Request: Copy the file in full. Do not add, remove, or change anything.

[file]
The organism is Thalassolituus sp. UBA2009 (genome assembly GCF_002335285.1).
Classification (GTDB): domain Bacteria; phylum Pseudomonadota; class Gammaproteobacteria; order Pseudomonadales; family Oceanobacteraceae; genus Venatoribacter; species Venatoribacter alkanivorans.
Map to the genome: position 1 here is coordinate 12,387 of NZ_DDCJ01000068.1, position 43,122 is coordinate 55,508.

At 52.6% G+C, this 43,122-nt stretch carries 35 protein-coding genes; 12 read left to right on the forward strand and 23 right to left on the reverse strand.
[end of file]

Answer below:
The organism is Thalassolituus sp. UBA2009 (genome assembly GCF_002335285.1).
Classification (GTDB): domain Bacteria; phylum Pseudomonadota; class Gammaproteobacteria; order Pseudomonadales; family Oceanobacteraceae; genus Venatoribacter; species Venatoribacter alkanivorans.
Map to the genome: position 1 here is coordinate 12,387 of NZ_DDCJ01000068.1, position 43,122 is coordinate 55,508.

At 52.6% G+C, this 43,122-nt stretch carries 35 protein-coding genes; 12 read left to right on the forward strand and 23 right to left on the reverse strand.